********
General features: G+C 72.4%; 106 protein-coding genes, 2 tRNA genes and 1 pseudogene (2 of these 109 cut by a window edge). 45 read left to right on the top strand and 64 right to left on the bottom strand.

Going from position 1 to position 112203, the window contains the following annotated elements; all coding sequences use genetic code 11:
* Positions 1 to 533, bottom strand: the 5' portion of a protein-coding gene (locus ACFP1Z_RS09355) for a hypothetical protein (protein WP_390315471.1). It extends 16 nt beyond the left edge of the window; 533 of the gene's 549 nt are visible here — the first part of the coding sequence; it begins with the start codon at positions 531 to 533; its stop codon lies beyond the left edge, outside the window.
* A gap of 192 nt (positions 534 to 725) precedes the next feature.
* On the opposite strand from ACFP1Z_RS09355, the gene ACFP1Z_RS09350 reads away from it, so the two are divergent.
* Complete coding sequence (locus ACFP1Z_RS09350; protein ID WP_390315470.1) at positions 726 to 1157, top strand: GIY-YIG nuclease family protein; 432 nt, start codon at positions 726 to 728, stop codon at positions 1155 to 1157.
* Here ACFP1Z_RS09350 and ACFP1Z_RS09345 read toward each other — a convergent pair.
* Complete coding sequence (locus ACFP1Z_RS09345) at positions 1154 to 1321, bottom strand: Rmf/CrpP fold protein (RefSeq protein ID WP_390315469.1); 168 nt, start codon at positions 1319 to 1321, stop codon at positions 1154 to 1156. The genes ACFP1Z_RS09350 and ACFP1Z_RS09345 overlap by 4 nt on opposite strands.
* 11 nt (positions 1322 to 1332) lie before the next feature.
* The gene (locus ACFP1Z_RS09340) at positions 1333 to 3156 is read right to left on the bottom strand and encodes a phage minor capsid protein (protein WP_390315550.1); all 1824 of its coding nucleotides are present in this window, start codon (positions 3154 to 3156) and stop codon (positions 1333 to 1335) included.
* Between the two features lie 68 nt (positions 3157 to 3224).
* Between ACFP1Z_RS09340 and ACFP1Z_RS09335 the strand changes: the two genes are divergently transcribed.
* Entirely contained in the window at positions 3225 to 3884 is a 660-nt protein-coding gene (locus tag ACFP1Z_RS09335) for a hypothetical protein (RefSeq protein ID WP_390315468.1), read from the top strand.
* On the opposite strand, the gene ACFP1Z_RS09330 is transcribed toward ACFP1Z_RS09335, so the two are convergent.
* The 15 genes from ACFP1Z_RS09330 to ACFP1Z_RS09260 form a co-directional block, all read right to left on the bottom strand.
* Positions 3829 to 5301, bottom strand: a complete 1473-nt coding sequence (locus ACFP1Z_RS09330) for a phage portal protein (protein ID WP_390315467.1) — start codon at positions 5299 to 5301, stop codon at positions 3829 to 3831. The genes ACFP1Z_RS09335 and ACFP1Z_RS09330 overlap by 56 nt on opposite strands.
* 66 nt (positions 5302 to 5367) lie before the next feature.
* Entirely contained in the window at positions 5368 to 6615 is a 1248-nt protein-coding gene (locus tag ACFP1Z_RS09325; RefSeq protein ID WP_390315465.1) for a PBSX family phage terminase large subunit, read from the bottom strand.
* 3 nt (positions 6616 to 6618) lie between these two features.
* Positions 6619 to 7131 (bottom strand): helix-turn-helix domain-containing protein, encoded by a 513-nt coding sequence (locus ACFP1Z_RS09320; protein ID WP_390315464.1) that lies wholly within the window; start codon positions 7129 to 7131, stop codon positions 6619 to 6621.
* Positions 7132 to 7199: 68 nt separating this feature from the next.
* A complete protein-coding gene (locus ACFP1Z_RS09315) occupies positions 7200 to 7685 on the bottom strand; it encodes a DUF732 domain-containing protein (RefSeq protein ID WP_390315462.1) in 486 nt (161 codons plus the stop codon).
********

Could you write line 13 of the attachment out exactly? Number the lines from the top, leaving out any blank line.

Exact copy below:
* Entirely contained in the window at positions 3225 to 3884 is a 660-nt protein-coding gene (locus tag ACFP1Z_RS09335) for a hypothetical protein (RefSeq protein ID WP_390315468.1), read from the top strand.